When I took my first sabbatical in 2009, I left in July and came back mid-November. With the way it worked, you could go for up to six months and return to your old position but after that, and up to a year, you had to work your way into something comparable by applying, with no guarantee, which seemed like too much stress and ran counter to the feeling of letting go I wanted. So I opted for 4.5 months — July for backpacking, three months in Europe, a couple weeks at the end in the States. On my first day back I had a blow-out on the interstate and had to wait a good hour for the tow truck, and stand there on the shoulder watching how fast people drive, a Monday morning in mid-November with all that rain: the time in Seattle it really earns its bad weather reputation and deserves it.
When I got into the office my socks were wet and I was late, which looked bad returning from sabbatical, but I learned I’d be leading the same project I had when I left, they just doubled the goal and kept the name the same: a name I worked hard to change but couldn’t, also the name of a popular female contraceptive, a day-after pill, pointed out by some women on the project who suggested we rethink it: and when I left that group several months later to join another, I learned they had a project with that name too but it meant something different (and equally ominous), a business decision meant to go away quickly and quietly.
I accepted an offer for the new job in April but it was the same day Dawn found a house she was really excited about and so we drew up an offer of our own, which over-shadowed the news about my new job but didn’t matter, and when we arrived at the house for the first time I watched the kids run to the swings and decided I’d take a picture of the look on Charlotte’s face and try to save that in my mind forever, it felt like something worth saving.
They welcomed me in the new workgroup ad nauseam, which was really nice but grew tiresome it was so nice, and there was a house plant and card everyone signed, a detailed immersion binder, and after a month or so of this I got two new projects, held a kick-off meeting in late August but it was hard to get everyone together at that time of year with all the vacations, there were 20-some people and I hadn’t taken enough time with my business owner beforehand so that took up more of the meeting than it should have, her wrapping her head around the project — and though I’d led a coffee tasting and paired it with some really nice cheese, at the end of it I hadn’t met my objectives, which my boss pointed out nicely but it stung, and I guess for about four years I went back and forth trying to decide if I was in the right place, an arm wrestle in my head I couldn’t seem to win, trusting other people’s perceptions over my own.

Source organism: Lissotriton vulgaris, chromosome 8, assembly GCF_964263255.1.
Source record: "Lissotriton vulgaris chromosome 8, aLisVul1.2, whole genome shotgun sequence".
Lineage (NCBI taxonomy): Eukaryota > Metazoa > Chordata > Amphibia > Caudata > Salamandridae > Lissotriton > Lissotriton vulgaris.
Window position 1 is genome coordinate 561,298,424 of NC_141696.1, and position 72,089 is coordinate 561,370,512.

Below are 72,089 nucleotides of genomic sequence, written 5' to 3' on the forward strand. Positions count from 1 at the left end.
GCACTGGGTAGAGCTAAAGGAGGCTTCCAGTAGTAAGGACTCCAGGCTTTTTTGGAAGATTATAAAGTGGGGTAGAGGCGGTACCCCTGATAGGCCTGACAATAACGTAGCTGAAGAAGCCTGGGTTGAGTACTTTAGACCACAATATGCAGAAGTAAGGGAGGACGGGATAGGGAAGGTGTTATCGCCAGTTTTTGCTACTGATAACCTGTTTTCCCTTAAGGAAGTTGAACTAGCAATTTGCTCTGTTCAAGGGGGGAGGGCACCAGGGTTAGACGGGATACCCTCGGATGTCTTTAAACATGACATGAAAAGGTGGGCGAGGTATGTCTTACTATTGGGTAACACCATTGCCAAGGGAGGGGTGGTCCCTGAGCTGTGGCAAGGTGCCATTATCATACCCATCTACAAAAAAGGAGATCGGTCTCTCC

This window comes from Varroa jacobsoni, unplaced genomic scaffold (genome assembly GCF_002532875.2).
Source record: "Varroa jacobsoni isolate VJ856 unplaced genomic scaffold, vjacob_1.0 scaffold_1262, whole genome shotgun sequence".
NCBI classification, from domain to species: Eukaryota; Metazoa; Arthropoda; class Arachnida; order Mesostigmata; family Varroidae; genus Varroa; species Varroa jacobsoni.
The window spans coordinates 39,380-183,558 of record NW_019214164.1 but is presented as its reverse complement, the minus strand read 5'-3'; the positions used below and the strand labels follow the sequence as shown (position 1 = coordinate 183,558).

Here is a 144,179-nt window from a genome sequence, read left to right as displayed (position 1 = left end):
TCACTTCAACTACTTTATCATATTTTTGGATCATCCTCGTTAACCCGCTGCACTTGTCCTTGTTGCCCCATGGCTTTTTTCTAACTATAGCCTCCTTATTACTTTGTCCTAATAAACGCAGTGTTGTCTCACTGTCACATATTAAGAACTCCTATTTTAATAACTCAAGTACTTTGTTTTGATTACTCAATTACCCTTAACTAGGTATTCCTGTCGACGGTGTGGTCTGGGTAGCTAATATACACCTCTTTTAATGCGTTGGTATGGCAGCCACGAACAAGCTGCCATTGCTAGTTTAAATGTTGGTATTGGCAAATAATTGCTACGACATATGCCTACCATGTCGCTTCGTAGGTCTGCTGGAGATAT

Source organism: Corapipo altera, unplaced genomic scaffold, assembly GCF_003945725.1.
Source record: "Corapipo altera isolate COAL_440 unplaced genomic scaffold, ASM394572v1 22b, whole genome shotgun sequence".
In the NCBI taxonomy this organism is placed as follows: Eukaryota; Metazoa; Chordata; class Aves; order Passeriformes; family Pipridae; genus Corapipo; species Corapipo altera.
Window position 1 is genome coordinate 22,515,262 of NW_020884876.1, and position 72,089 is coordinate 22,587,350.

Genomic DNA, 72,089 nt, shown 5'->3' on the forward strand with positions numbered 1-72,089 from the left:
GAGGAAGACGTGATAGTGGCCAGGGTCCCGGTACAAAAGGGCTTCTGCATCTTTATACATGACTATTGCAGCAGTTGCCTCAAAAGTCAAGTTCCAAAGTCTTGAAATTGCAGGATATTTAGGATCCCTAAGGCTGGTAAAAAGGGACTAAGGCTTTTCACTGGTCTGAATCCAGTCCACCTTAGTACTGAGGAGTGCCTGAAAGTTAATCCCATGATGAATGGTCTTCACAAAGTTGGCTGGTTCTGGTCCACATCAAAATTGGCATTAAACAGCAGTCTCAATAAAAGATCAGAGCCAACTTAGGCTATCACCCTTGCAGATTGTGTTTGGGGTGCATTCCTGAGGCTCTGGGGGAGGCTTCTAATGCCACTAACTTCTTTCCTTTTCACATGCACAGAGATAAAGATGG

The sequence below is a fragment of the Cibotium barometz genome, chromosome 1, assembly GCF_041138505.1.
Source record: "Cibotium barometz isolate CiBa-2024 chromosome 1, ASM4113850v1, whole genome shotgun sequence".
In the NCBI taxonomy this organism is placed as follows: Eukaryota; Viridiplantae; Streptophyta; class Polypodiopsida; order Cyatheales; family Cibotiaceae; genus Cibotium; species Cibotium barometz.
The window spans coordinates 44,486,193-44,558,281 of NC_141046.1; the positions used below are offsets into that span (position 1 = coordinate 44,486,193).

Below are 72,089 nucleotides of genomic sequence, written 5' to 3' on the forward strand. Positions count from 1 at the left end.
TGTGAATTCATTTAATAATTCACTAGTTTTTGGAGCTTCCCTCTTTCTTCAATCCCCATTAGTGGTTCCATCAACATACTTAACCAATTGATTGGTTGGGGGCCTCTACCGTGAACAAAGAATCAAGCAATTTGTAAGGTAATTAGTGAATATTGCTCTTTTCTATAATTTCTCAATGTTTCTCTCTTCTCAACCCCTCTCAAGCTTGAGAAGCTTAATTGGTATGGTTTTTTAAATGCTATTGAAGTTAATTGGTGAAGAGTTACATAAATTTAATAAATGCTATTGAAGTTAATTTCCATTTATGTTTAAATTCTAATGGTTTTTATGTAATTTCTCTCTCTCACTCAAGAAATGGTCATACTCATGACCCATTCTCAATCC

By my standards I didn’t do as well on those first two projects as I should have, so I volunteered for a third one thinking maybe it was the projects that were flawed, not me — and it was my work on that one that got me nominated for a fourth, which was bigger than all of them combined, so I went on that project 100% but it was like the emperor’s new clothes, I couldn’t figure out why I was on it even though everyone else seemed to know, and this went on for about two years until I rolled off, and needed some rebound projects to flush the last one out of my system, to clear the air.
As it drew down to the end I wrote a few blog posts to capture how badly I felt, the conflict I had not being present with my family, acting distracted and unhappy, probably not worth being around anyway. I realize now why it was so hard for me to connect to anything because I’d lost the connection with myself, I had to relearn the lesson that so much of who we are is what we do.
I was somewhere very far away in a hammock in a breeze when my body jerked and I realized I’d been dreaming, that way the body jerks like it’s trying to catch itself from falling, trying to save itself from being taken away at the last minute.
I was circling the stairwell in a parking garage either going up or down I couldn’t tell, and the dream narrator (who never talks, doesn’t have to) let me know it was my old workplace, which meant I needed my security badge but it didn’t work anymore, I had no business being there now — these scenes from dreams like the script for a ghost, half-hearted performances, but strangely resemble our waking lives, our going through the motions, trying to find or mend something we can’t, trapped in time, unable to move on, fixed on a life only partly remembered in the past.
In the hammock in the breeze the way the sun lights the leaves and makes a swishing sound back and forth, I thought how perfect all this could be, if only for how I see things.